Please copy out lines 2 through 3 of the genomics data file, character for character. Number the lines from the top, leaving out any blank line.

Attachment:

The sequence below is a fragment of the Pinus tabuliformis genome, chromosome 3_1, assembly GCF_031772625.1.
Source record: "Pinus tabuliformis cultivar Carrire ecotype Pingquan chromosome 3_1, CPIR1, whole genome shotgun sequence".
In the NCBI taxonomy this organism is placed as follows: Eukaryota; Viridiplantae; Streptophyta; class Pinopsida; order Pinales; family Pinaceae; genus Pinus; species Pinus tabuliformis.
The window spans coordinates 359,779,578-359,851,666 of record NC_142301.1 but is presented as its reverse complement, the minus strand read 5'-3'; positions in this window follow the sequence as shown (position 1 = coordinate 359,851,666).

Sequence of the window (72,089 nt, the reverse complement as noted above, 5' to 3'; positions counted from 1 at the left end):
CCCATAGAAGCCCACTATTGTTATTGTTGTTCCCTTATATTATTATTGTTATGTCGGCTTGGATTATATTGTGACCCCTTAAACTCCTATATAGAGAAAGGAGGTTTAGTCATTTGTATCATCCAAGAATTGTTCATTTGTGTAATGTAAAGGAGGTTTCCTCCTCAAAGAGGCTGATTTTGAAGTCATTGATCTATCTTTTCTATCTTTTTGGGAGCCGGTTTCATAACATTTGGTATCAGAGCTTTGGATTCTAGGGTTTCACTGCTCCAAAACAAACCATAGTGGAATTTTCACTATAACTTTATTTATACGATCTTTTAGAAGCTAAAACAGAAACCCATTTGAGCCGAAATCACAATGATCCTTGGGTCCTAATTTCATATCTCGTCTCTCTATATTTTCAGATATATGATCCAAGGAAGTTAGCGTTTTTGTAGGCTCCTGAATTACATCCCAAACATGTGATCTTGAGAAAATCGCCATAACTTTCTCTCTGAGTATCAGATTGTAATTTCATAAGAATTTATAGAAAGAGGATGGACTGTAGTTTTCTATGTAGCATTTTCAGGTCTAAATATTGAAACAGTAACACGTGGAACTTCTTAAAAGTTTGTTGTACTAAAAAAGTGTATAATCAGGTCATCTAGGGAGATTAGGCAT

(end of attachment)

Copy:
Source record: "Pinus tabuliformis cultivar Carrire ecotype Pingquan chromosome 3_1, CPIR1, whole genome shotgun sequence".
In the NCBI taxonomy this organism is placed as follows: Eukaryota; Viridiplantae; Streptophyta; class Pinopsida; order Pinales; family Pinaceae; genus Pinus; species Pinus tabuliformis.